The ability to sit and malign others has become a pastime for many. In some cases, it is done in anonymity. The impact of this seen in deaths resulting as a response to online bullying, and even physical actions against others spurred by things said within social media.

If I was not a public person, I would choose not to be engaged in social media. Now that would not stop others from possibly typing something about me, but at least it would not be something I could read without some effort.

We often say we stuck our foot in our mouth about taking the wrong path in something said. I don’t know what could be a proper analogy in the social media age but the tapping of letters into a keyboard can now move public policy, drive people to end their lives and even topple a government. It would seem to me that greater care should be given when letting one fingers do the walking across other’s lives! Next time you are led to tweet or share on Facebook or some other medium, think first then type. Do you really know anything about what you are considering to share? If not, maybe you should let others think you are smart by not typing anything rather than letting your fingers show your real hand.

Come as you are

 

If there is a place where folks come as they are these days, it’s on social media and often it does not reflect our best. Have you ever wondered what happened to dressin’ up when you go to town or when placing yourself in an environment to be seen such as online? When I was growing up in Chamblee, Ga. we would often make the trek to town.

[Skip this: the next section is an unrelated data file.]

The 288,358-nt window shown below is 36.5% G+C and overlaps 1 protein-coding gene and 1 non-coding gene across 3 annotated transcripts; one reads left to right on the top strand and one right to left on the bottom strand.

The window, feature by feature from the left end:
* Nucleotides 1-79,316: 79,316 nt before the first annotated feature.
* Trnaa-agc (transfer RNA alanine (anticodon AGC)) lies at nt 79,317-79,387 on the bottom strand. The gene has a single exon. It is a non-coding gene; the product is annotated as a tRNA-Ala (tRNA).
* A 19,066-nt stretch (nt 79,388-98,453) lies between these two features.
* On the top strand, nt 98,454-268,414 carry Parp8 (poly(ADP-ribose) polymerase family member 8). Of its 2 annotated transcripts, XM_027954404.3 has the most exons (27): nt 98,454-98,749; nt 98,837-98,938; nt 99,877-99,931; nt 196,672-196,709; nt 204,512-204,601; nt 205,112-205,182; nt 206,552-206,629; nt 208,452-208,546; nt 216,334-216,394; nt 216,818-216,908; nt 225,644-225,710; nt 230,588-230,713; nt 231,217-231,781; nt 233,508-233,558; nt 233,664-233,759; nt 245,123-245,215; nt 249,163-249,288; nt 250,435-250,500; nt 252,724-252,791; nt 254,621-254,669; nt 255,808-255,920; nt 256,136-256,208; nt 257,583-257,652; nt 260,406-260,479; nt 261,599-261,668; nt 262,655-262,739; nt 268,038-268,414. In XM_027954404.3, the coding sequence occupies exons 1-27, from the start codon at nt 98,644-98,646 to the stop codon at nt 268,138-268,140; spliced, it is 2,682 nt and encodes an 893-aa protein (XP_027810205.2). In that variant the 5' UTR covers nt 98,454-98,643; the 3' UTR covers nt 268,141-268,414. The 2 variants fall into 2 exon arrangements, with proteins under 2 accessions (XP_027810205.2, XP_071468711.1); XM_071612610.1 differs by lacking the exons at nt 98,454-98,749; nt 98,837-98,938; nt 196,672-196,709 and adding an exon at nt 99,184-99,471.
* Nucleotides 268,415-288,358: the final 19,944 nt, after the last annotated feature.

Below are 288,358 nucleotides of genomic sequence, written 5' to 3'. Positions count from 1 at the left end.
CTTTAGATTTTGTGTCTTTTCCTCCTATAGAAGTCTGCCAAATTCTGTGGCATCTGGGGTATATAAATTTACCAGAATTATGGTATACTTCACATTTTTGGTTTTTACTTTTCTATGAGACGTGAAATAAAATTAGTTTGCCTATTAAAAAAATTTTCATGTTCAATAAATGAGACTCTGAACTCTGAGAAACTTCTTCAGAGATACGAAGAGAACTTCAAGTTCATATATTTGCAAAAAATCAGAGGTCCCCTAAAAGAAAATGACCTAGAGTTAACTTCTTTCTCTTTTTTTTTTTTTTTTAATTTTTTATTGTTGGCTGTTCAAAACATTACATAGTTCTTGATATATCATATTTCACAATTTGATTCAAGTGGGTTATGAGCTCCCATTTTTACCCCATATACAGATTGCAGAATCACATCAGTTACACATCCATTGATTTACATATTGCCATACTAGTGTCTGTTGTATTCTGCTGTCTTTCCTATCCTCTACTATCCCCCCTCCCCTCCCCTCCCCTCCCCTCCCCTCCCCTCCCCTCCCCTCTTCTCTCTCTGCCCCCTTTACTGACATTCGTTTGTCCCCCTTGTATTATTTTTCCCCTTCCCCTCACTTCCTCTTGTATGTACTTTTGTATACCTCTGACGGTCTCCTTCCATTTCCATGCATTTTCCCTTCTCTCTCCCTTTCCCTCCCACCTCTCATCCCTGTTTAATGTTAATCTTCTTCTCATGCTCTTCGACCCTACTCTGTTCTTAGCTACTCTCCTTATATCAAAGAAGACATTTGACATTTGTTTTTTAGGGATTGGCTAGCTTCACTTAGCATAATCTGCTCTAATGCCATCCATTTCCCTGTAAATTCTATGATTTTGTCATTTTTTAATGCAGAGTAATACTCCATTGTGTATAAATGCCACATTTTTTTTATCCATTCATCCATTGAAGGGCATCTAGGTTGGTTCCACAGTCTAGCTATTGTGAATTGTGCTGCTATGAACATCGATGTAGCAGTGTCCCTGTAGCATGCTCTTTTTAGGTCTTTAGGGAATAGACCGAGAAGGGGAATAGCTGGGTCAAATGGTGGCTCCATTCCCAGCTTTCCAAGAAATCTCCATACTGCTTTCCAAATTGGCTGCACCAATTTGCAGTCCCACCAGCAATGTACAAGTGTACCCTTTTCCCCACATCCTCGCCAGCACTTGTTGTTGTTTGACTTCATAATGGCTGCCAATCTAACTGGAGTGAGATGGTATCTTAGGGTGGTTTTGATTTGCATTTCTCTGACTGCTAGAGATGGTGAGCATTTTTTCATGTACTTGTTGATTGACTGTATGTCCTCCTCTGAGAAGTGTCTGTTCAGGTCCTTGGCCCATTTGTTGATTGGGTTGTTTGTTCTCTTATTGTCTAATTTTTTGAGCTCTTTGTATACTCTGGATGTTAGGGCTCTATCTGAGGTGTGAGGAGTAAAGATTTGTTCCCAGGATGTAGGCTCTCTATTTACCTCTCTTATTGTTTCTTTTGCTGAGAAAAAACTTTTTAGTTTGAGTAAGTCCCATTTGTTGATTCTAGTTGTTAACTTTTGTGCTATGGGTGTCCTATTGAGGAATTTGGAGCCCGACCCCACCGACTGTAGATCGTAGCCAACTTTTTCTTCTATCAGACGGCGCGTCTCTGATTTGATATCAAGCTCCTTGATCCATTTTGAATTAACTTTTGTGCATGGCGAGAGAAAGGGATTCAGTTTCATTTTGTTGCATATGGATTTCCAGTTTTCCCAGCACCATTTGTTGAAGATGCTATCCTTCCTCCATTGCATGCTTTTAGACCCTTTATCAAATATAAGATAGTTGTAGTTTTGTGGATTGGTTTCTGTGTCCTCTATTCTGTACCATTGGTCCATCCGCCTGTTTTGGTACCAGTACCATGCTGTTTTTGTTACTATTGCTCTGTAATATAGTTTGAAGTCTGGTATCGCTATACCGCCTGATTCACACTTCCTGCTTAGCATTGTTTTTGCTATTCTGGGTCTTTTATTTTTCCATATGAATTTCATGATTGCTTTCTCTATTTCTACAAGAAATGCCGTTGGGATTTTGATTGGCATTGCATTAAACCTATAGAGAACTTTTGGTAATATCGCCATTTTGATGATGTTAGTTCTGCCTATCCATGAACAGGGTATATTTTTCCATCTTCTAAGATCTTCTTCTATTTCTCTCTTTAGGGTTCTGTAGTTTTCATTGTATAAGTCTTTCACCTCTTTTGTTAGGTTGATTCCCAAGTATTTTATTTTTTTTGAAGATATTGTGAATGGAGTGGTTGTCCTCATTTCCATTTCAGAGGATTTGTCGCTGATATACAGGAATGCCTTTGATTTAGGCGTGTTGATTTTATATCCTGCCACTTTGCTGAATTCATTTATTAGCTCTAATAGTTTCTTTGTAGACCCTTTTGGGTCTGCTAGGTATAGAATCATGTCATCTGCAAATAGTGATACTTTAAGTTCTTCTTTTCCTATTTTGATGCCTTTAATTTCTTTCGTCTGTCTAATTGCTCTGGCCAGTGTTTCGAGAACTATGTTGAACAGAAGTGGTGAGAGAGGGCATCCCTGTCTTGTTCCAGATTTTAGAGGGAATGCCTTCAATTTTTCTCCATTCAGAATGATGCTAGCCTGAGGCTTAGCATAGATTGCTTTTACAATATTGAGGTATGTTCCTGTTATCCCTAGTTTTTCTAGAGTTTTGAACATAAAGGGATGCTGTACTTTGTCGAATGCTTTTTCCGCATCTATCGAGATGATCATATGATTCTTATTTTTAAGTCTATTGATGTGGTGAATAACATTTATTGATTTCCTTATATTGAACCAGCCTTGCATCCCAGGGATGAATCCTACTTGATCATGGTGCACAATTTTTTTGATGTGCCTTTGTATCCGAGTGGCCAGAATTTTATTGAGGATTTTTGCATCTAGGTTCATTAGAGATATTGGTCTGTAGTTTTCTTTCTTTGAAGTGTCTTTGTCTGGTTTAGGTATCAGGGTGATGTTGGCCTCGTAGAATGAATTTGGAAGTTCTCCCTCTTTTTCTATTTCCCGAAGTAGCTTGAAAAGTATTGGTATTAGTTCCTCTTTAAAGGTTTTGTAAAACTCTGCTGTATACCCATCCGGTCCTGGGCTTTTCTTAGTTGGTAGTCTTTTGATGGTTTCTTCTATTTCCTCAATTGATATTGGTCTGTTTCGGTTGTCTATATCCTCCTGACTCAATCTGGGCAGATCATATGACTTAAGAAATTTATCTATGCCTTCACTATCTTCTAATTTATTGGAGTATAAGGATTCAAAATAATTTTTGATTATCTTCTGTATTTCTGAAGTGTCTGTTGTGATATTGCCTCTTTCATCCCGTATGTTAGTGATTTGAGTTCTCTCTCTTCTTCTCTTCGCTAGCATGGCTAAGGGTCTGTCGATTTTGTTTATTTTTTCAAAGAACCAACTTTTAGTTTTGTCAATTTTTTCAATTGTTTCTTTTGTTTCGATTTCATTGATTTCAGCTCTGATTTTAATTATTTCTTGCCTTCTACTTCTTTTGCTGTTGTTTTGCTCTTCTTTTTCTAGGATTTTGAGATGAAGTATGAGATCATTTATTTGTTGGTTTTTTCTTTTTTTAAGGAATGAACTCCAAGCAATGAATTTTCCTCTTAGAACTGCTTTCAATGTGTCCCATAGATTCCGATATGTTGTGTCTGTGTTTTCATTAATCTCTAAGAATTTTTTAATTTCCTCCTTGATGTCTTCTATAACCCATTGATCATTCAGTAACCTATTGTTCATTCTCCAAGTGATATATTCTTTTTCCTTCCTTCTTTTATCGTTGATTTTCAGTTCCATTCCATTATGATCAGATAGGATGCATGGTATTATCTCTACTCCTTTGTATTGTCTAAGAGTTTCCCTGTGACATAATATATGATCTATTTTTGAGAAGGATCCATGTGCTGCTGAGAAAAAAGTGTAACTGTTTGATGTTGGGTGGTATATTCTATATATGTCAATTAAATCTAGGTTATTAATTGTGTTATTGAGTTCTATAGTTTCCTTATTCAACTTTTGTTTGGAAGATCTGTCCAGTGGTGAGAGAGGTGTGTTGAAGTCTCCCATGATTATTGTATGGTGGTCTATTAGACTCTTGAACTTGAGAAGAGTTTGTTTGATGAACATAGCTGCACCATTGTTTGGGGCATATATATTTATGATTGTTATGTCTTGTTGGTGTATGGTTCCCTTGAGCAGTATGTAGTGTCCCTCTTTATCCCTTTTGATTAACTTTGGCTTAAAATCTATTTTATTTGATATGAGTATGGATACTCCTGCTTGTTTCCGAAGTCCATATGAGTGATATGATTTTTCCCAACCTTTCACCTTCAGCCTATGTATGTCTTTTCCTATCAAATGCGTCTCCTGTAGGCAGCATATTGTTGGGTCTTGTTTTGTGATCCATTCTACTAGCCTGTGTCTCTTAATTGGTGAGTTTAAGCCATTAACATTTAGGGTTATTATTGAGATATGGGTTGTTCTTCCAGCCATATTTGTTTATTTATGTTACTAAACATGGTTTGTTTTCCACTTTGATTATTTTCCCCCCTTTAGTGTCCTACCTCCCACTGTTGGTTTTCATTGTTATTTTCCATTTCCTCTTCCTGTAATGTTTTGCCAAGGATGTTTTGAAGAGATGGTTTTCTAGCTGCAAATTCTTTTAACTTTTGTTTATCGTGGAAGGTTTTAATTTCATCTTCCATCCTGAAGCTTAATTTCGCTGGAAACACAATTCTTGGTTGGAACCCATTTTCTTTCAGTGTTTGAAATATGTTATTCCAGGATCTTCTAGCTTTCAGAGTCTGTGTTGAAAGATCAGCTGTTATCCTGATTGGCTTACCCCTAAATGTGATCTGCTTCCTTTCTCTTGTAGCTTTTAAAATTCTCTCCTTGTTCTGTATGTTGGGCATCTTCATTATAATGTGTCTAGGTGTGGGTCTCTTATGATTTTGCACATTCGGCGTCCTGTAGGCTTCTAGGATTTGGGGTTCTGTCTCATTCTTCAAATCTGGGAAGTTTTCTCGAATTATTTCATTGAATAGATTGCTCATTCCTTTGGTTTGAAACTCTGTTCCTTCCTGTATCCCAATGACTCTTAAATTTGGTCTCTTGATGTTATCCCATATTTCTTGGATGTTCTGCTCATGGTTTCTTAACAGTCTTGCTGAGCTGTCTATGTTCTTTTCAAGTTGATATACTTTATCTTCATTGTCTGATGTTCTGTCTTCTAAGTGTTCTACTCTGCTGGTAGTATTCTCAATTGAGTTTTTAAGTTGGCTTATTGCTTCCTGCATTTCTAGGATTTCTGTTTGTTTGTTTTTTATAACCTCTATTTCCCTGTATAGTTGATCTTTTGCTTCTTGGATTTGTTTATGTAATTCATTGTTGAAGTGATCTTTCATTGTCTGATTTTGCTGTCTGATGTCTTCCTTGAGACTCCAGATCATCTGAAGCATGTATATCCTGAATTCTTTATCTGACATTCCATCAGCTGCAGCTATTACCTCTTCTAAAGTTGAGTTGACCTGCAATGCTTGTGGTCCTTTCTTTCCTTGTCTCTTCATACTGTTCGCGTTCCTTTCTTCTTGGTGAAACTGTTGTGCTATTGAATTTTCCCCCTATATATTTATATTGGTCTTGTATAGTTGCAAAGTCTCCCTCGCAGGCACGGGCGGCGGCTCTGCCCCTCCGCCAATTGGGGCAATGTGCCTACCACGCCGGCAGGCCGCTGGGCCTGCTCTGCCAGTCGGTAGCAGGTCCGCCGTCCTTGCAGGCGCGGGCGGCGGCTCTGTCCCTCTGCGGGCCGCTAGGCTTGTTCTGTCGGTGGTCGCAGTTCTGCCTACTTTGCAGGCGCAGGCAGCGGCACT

In our case, town would either be downtown Atlanta or Decatur. Whether we were out for a day of lookin’ and feelin’ at Rich’s department store or a trip to Starne’s Barber Shop for a shave and a haircut on the square in Decatur, when we walked out our front door, we looked our very best.

Notice how I said “lookin’ and feelin’” rather than shopping. That is what women folks would do with youngsters in tow. They would look and feel, only occasionally would the trip bear fruit with something being bought. In those days, many folks, like us, didn’t have air conditioning at home. A trip to the store on a hot summer day was a welcome relief.

I never did get a shave at Starne’s but I sure did lose a lot of hair. Mr. Starnes gave me my first haircut as my cousin Arthur, who was in barber training, watched. I would soon be turned over to Arthur for several of my early haircuts. In looking at early pictures, I can only say they were fond of flattops.

Course as a child, being dressed up often would include a little bit of dirt within just a few minutes of putting on those clothes. I can still hear my mom saying “What am I going to do with you, you get dirtier than an east Tennessee coal miner.” But what is a young boy to do when there is a perfectly good mud puddle just waiting there to be jumped in?

I can still see my mom in a pretty dress gray gabardine outfit with matching black hat, gloves, handbag and high heel shoes.